After successfully completing a nine-month deployment to Afghanistan’s Kabul Province, the men and women of the Mobile-based Alabama National Guard’s 226th Maneuver Enhancement Brigade are finally back on American soil. Currently processing at Fort Hood, Texas, unit leaders expected to be home for Valentine’s Day.
The Guardsmen of the 226th MEB were responsible for the day-to-day operations of Camp Phoenix, their home base in the Afghan capital city of Kabul, as well as five smaller bases throughout Kabul Province. They also worked with Afghan leaders to improve the city’s infrastructure plus train local police and security forces.
Lt. Col. Ronald McBay, a Mobile attorney with nearly 28 years of service in the Alabama National Guard, served as the 226th MEB’s command judge advocate and senior legal advisor to the brigade commander. McBay and his team oversaw contract issues, reviewed local Afghans’ claims against the U.S. Government and provided legal services, including family law counseling to deployed troops in theater.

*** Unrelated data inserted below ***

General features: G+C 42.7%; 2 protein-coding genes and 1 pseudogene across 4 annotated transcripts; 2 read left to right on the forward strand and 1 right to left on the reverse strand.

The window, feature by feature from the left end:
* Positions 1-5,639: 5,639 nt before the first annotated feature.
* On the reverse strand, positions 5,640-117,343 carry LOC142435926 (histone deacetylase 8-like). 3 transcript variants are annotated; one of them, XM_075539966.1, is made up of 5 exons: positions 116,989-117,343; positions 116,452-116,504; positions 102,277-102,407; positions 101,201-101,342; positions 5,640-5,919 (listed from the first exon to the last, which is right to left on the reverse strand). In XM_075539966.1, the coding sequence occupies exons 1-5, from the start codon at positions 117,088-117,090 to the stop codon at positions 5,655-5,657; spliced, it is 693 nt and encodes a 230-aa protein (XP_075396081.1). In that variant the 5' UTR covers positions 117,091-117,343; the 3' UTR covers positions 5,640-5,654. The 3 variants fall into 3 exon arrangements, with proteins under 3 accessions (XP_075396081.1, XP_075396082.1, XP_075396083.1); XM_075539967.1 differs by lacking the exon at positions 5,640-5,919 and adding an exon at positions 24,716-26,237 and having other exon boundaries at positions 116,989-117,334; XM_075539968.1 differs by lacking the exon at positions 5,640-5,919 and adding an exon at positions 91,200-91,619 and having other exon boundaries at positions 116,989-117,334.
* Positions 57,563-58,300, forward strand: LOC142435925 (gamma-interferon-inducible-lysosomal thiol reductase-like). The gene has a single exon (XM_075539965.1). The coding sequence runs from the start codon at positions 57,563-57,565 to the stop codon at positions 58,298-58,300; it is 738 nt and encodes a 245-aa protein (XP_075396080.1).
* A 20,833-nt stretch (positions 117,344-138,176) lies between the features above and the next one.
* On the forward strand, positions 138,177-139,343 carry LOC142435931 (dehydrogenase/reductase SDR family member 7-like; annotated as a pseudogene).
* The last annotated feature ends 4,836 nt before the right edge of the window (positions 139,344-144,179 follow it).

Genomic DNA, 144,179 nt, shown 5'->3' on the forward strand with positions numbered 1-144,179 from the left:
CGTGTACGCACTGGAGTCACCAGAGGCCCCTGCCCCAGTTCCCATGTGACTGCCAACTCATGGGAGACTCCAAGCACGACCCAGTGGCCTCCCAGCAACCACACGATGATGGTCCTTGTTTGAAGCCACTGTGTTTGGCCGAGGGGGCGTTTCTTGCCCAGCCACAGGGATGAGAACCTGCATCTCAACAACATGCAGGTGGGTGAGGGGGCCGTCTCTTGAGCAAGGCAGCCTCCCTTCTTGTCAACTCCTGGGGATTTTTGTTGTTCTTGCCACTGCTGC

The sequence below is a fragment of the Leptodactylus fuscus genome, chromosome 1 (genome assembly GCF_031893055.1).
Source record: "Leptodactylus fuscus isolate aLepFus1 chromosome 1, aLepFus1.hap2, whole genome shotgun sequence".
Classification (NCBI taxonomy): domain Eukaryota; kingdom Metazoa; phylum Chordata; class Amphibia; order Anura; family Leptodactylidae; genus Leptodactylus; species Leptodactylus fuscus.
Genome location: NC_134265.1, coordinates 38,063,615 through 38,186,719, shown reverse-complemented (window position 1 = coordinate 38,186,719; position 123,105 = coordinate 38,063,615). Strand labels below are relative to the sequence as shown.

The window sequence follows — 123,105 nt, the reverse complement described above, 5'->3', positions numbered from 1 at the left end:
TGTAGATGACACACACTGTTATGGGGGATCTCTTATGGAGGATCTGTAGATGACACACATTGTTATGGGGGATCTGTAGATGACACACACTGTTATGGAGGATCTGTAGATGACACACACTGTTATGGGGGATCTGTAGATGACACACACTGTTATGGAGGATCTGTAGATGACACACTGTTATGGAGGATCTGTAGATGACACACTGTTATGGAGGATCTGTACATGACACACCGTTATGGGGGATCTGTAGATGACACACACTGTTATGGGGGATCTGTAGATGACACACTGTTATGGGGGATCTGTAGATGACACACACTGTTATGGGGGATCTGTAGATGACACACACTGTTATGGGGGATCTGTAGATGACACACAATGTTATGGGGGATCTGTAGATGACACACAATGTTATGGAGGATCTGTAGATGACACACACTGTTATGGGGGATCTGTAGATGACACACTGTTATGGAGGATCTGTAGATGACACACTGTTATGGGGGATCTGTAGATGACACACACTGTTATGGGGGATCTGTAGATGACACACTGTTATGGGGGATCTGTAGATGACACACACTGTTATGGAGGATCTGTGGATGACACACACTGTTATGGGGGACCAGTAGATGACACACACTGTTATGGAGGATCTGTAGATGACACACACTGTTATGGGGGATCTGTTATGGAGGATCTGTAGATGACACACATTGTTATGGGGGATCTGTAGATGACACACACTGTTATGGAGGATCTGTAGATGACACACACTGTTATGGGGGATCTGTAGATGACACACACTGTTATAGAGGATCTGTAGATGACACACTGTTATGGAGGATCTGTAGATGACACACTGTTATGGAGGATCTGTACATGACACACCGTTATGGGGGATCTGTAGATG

While serving in a support capacity not directly involved in combat operations, the 226th MEB did respond to several bombings and terror attacks, including the Jan. 17 bombing of a Lebanese restaurant in Kabul popular with expatriates, in which 21 people were killed. The Alabama Guardsmen helped secure the area, transport and care for the wounded and move victims’ bodies to the mortuary affairs section at Camp Phoenix.
McBay recalled another attack in Kabul on a compound occupied by civilian contractors to which the Alabama Guardsmen responded. After the initial detonation of a vehicle-borne improvised explosive device breached an outer wall of the compound, insurgents attacked with suicide vests and small arms. Eight contractors were killed and others were wounded in the attack.